Fewer of the remaining Americans not hooked up to the Internet are getting online, and fewer existing dial-up users are spending enough time on the Web to want to move up to broadband access, reports the Pew Internet Project in its latest study on U.S. broadband growth.
Pew’s May 2005 survey indicated that 53 percent of Americans get online with high-speed connections, up 3 percent since December 2004, but described by Pew as a “statistically insignificant increase” that is likely to remain flat or even drop further in the near future.
Analysts attribute the slowdown to a saturation of users, and a reluctance of today’s dial-up Internet users to pay more for bandwidth that they don’t necessarily need.
“The issue is that the remaining pool of dial-up users today is a different demographic category,” author of the report and Pew research director John Horrigan told the E-Commerce Times. “A couple years back, you had people making the bit-per-buck calculation, where the dial-up wait was costly in time, and prompted them to switch. The existing pool of dial-up users is not accessing as many bits.”
Horrigan explained that while previous dial-up users were heavy users who then had a need for more bandwidth, today’s dial-up users in general do not use their connections enough to want a speed increase.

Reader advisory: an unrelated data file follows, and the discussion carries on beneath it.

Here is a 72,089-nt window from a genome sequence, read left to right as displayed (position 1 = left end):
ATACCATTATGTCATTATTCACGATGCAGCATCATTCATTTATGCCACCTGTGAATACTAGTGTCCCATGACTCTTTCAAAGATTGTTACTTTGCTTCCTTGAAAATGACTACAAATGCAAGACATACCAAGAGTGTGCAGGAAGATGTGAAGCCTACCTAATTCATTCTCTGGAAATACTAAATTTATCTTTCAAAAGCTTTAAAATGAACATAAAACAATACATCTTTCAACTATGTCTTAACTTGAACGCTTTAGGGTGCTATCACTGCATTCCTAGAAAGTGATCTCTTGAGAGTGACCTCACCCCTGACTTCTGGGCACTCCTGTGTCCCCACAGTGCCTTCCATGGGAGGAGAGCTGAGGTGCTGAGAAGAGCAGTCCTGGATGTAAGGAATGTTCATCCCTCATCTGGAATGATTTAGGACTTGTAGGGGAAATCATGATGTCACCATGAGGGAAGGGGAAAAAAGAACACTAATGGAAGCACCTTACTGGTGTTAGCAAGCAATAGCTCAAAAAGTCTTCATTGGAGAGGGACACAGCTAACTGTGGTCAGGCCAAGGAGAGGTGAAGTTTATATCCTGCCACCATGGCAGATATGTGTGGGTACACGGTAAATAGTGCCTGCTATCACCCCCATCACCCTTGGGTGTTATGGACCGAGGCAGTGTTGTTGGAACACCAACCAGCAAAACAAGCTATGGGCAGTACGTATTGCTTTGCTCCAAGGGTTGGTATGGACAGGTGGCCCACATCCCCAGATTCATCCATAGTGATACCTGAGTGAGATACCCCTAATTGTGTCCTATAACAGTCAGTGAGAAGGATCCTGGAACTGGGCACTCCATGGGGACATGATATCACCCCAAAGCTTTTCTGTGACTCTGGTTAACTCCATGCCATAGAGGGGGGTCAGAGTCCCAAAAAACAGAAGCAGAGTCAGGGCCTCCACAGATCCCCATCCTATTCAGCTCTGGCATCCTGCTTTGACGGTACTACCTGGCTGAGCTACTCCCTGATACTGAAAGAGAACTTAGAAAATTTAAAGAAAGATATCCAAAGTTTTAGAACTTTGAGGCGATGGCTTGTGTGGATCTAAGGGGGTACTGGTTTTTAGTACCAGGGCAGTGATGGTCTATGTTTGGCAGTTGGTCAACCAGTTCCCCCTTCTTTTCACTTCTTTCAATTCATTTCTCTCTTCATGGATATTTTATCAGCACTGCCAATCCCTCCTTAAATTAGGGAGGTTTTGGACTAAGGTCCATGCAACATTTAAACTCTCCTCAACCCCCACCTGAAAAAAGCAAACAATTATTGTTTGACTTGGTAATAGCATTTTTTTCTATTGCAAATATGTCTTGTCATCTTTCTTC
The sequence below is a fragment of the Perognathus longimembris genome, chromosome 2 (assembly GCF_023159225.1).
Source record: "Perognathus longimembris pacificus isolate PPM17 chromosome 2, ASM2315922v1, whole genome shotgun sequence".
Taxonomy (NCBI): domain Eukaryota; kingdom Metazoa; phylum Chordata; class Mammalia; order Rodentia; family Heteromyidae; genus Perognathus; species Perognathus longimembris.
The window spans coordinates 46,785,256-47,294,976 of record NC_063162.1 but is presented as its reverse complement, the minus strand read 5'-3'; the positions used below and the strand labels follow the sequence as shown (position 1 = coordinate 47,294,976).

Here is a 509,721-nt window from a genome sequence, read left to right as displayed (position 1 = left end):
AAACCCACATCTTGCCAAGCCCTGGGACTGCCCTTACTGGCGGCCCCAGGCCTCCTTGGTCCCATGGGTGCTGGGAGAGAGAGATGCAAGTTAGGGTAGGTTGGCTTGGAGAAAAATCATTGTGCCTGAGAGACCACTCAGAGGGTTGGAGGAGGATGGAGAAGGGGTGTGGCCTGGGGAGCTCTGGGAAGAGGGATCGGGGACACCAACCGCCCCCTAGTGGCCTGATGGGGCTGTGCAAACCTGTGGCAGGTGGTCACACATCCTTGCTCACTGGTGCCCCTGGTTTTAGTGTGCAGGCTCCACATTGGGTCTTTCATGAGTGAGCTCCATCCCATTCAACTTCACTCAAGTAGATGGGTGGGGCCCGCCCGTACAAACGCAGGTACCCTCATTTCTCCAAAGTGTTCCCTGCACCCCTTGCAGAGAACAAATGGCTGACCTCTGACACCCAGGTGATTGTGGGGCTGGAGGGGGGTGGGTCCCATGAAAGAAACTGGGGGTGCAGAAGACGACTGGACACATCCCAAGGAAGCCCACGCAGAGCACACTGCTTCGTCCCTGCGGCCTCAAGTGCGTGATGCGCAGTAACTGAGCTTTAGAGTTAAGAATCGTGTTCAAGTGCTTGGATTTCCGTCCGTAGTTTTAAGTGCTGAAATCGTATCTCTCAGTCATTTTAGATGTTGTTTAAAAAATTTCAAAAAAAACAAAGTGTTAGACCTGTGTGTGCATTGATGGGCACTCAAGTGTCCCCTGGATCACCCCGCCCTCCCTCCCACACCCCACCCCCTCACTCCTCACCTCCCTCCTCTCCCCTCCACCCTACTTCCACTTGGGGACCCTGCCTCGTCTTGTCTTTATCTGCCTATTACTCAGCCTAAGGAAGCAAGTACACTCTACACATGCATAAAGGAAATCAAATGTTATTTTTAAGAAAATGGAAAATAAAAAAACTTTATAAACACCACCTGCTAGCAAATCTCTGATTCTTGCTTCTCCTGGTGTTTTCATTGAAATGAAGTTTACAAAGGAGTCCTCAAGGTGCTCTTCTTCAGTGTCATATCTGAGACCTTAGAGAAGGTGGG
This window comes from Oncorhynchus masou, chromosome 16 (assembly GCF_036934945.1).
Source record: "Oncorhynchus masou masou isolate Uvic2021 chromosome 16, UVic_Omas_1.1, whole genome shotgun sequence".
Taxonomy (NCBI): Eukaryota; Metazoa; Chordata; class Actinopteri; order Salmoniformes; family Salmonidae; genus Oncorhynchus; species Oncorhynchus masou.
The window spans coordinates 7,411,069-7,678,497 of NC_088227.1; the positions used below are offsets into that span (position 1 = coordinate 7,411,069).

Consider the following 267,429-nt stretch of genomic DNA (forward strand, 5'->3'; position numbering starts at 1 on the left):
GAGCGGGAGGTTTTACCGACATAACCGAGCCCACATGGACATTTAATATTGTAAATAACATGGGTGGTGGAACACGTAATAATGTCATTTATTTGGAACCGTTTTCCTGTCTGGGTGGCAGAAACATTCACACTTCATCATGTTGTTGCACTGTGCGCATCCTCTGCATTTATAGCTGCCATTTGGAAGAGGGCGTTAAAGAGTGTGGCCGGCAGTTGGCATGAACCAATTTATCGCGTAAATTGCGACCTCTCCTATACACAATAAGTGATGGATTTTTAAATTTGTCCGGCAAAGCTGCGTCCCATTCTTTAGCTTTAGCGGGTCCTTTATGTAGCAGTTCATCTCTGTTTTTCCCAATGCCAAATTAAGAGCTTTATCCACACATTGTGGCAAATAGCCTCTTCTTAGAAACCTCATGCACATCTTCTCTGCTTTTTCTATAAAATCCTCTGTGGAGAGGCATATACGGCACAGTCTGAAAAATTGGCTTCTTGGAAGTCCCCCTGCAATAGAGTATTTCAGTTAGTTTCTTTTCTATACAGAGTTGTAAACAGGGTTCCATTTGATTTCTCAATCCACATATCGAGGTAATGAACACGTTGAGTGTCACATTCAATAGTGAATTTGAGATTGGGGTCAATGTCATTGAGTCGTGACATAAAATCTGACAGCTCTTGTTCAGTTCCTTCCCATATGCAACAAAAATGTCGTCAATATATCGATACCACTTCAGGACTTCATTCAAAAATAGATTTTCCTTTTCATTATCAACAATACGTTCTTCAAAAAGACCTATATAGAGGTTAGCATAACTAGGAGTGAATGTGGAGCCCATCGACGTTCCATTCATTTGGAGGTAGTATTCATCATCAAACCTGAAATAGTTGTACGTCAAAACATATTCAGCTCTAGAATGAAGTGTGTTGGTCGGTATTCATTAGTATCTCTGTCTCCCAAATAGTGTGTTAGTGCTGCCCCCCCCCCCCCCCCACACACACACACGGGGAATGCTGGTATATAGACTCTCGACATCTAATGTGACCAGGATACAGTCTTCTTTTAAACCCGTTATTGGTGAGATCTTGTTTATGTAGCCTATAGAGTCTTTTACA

“Today’s dial-up users are older, less educated and with lower income than their counterparts in 2002 — all factors associated with tepid use,” he said.
Horrigan also noted that, because those no longer signing up for Internet access are typically surrounded by similar people, the number of new Internet users overall will also remain flat.
“The pool isn’t being replenished,” he said. “I think we’re close to the saturation point.”
Prices to Fall?
Horrigan did say, however, that he expects prices for both dial-up and broadband to go lower as a result of the slowed adoption of both. He also added that, at some point, there will be a demand for even faster broadband Internet connections, likely based again on heavy use.
Forrester research Vice President Lisa Pierce told the E-Commerce Times that although the home broadband adoption rate in the U.S. may be slowing, it is still greater than broadband adoption in Europe.
Pierce also agreed that the slowed market is causing price drops for dial-up and faster broadband services.
“That’s the reason for these low-end DSL offers,” she said.
Pierce pointed out that one-third of U.S. households with PCs do not have any Internet connection, adding that while there is an opportunity for new users there, it would be difficult.
“There’s ground left to plow, but it’s very rocky,” she said.
The analyst also said there remains a good deal of business interest in broadband, but availability and reliability are among factors holding back that segment of the market, as well as consumers.
“One of the things that could spur broadband, for both, is reliability,” she said, referring to concerns over the cost of outages and time offline.